5. Integrate the Internet into other camp activities.


Adding Internet education to your camp program can be rewarding, but, to maximize the impact, integrate the Internet into other camp activities. If your Internet training is only one of many program offerings, be sure to schedule the program in such a way that Internet activity participants can still join other campers in swimming, crafts, and other regular camp activities. There are a number of ways to do this.

Internet Safety and Acceptable Use

In all the excitement of integrating Internet activities into your camp, don't forget that the Internet was originally used by adults. Take steps to ensure that your campers use the resource responsibly and safely.

Although most instructors have positive experiences when using the Internet as a teaching tool, there are people on the Net who post text and photos that are not appropriate for your campers. The best protection is to be aware of what your campers are doing at all times. If you provide them with focused, stimulating activities, they will be less likely to get into trouble out of boredom or because of misguided searches. However, there are also software programs available that block access to sexually explicit Internet resources. The titles listed below are samples of such software programs; a local computer store can provide details on options and costs.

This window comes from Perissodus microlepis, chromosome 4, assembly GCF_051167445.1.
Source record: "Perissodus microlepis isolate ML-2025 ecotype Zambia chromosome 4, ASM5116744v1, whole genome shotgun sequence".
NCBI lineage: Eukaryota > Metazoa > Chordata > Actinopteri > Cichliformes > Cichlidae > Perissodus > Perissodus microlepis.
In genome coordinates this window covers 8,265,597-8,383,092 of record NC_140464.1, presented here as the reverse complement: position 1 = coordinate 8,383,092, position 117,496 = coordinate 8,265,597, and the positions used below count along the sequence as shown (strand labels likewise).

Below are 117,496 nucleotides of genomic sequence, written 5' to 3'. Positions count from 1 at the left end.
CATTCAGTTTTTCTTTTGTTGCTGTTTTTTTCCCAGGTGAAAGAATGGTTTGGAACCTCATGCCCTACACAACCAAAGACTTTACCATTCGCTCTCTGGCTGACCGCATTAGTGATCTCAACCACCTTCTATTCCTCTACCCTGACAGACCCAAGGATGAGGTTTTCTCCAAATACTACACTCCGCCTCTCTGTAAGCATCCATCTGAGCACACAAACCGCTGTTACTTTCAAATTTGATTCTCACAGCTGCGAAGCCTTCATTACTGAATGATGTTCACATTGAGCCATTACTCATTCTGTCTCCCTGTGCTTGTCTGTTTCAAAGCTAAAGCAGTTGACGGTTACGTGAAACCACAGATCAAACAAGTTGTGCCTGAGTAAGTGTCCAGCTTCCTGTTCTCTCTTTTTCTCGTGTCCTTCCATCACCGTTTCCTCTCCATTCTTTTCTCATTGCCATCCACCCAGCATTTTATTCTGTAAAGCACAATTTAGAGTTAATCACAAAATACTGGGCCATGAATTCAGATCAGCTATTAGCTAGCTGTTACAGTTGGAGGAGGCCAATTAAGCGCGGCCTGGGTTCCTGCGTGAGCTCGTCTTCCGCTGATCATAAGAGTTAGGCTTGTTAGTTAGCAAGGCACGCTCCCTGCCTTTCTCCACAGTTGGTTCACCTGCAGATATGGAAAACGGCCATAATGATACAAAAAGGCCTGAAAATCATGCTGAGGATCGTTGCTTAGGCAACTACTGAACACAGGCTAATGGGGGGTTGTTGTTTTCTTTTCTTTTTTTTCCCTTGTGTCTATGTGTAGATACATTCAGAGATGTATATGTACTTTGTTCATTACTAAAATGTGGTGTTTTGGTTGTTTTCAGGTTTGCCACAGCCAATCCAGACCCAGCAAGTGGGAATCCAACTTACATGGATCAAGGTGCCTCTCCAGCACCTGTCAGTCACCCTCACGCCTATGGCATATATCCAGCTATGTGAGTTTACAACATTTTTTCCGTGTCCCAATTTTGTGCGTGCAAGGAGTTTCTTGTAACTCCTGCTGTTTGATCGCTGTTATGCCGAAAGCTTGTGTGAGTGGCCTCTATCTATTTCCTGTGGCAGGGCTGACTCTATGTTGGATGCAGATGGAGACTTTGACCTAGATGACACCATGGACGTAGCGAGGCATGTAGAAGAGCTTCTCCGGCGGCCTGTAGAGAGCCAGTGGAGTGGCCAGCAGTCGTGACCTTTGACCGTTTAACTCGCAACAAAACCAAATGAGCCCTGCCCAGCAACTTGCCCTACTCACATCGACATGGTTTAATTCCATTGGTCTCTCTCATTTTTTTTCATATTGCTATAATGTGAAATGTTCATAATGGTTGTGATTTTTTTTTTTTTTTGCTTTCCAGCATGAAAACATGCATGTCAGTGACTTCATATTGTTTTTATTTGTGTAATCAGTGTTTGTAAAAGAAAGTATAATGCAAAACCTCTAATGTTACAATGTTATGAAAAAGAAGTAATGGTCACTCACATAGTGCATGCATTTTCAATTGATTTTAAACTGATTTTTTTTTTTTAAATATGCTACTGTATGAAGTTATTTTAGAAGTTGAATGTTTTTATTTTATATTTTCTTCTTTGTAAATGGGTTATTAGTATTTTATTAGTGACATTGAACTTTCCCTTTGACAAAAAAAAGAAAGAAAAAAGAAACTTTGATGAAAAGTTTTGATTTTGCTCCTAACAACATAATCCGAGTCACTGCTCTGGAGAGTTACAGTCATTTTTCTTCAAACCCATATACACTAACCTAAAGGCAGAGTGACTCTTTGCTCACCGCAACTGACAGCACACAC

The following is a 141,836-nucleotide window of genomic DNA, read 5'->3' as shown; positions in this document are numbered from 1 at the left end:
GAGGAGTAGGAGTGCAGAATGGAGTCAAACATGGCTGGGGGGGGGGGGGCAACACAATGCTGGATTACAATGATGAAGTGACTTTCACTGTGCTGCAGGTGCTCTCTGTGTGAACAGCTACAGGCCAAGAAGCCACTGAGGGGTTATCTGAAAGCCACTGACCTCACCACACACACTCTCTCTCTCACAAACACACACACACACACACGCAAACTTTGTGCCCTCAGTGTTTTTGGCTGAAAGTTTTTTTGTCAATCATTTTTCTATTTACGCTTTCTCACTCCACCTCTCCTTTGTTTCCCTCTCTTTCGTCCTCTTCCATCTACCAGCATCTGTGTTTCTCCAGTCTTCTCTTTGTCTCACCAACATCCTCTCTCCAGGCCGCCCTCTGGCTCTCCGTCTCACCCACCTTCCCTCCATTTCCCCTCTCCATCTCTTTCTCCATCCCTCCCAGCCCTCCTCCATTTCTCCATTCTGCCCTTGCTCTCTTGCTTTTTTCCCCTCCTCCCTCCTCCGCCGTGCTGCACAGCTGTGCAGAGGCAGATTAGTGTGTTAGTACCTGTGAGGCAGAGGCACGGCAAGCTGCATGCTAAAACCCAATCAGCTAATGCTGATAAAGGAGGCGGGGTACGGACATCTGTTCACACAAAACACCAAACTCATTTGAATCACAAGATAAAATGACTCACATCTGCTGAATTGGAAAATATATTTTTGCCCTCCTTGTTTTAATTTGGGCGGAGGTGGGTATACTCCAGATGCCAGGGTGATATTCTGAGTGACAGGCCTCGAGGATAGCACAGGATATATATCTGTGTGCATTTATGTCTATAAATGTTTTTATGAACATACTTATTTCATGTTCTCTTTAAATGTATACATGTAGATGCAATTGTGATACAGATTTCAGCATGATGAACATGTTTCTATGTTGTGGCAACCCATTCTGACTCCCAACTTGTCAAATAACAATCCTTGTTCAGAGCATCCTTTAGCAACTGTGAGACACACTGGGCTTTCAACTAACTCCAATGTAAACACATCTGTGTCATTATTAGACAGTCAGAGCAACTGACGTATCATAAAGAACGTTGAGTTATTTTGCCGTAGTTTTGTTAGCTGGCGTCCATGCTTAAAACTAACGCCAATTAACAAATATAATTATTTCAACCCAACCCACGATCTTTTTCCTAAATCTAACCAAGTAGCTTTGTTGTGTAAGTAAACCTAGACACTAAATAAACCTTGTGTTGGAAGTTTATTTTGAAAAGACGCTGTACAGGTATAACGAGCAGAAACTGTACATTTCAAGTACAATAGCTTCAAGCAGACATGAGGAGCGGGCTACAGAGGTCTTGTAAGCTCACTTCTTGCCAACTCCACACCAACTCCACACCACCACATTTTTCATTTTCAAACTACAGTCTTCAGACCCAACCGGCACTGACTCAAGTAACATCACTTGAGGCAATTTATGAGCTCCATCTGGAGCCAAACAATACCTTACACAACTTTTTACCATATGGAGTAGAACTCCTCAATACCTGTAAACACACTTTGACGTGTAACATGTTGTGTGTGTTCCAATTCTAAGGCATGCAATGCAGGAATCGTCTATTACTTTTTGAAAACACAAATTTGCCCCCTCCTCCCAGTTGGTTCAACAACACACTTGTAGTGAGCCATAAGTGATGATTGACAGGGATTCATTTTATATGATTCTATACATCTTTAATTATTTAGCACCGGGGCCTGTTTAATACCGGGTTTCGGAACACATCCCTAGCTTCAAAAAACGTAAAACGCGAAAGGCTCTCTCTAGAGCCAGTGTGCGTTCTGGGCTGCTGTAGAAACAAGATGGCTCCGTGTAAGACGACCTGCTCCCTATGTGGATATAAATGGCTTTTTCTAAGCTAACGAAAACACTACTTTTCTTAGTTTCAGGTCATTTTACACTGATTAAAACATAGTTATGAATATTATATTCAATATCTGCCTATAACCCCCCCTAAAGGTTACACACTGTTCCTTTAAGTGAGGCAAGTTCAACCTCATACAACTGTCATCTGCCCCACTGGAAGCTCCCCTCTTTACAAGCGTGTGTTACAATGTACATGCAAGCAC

Your campers should be made aware that they are responsible for using the Internet ethically and legally. Most Internet service providers have what is called an "acceptable use policy." These policies are designed to prohibit file theft or violations of informational privacy. Make sure that you and your campers read and adhere to the policies of your service provider. Discuss Internet safety, acceptable use, and ethics with program staff, parents, and participants. Below is an excerpt from a form signed by high school participants and their parents before Internet access is provided.